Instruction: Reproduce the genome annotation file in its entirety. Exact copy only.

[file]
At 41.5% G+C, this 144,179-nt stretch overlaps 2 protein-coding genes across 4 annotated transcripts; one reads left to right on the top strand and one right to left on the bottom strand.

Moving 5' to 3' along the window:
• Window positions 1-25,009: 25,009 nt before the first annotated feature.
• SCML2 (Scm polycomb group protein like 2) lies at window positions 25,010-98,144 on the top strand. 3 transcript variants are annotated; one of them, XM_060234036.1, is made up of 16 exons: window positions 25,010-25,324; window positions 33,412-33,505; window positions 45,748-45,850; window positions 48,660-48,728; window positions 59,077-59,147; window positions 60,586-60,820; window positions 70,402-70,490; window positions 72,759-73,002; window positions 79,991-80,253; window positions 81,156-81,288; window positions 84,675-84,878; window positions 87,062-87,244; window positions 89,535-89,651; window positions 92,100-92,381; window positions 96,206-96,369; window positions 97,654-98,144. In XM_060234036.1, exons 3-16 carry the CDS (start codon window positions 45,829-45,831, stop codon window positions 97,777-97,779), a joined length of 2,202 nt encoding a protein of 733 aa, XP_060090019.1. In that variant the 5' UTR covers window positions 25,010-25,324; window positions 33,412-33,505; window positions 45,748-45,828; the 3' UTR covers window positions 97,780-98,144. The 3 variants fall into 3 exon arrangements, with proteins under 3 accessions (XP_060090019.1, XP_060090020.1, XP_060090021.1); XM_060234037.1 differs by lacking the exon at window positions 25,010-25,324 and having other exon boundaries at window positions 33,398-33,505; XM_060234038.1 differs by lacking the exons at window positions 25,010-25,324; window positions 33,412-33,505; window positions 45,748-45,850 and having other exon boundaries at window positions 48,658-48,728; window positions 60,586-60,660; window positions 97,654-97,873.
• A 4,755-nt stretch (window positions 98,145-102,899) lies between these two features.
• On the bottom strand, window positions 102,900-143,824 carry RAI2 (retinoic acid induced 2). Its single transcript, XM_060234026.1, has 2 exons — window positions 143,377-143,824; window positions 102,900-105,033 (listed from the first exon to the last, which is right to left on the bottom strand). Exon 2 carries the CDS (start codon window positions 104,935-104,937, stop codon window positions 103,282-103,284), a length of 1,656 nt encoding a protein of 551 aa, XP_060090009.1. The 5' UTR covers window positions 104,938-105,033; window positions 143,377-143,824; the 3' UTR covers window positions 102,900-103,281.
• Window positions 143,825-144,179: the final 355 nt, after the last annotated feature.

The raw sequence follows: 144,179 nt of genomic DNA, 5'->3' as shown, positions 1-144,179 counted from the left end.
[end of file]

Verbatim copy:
At 41.5% G+C, this 144,179-nt stretch overlaps 2 protein-coding genes across 4 annotated transcripts; one reads left to right on the top strand and one right to left on the bottom strand.

Moving 5' to 3' along the window:
• Window positions 1-25,009: 25,009 nt before the first annotated feature.
• SCML2 (Scm polycomb group protein like 2) lies at window positions 25,010-98,144 on the top strand. 3 transcript variants are annotated; one of them, XM_060234036.1, is made up of 16 exons: window positions 25,010-25,324; window positions 33,412-33,505; window positions 45,748-45,850; window positions 48,660-48,728; window positions 59,077-59,147; window positions 60,586-60,820; window positions 70,402-70,490; window positions 72,759-73,002; window positions 79,991-80,253; window positions 81,156-81,288; window positions 84,675-84,878; window positions 87,062-87,244; window positions 89,535-89,651; window positions 92,100-92,381; window positions 96,206-96,369; window positions 97,654-98,144. In XM_060234036.1, exons 3-16 carry the CDS (start codon window positions 45,829-45,831, stop codon window positions 97,777-97,779), a joined length of 2,202 nt encoding a protein of 733 aa, XP_060090019.1. In that variant the 5' UTR covers window positions 25,010-25,324; window positions 33,412-33,505; window positions 45,748-45,828; the 3' UTR covers window positions 97,780-98,144. The 3 variants fall into 3 exon arrangements, with proteins under 3 accessions (XP_060090019.1, XP_060090020.1, XP_060090021.1); XM_060234037.1 differs by lacking the exon at window positions 25,010-25,324 and having other exon boundaries at window positions 33,398-33,505; XM_060234038.1 differs by lacking the exons at window positions 25,010-25,324; window positions 33,412-33,505; window positions 45,748-45,850 and having other exon boundaries at window positions 48,658-48,728; window positions 60,586-60,660; window positions 97,654-97,873.
• A 4,755-nt stretch (window positions 98,145-102,899) lies between these two features.
• On the bottom strand, window positions 102,900-143,824 carry RAI2 (retinoic acid induced 2). Its single transcript, XM_060234026.1, has 2 exons — window positions 143,377-143,824; window positions 102,900-105,033 (listed from the first exon to the last, which is right to left on the bottom strand). Exon 2 carries the CDS (start codon window positions 104,935-104,937, stop codon window positions 103,282-103,284), a length of 1,656 nt encoding a protein of 551 aa, XP_060090009.1. The 5' UTR covers window positions 104,938-105,033; window positions 143,377-143,824; the 3' UTR covers window positions 102,900-103,281.
• Window positions 143,825-144,179: the final 355 nt, after the last annotated feature.

The raw sequence follows: 144,179 nt of genomic DNA, 5'->3' as shown, positions 1-144,179 counted from the left end.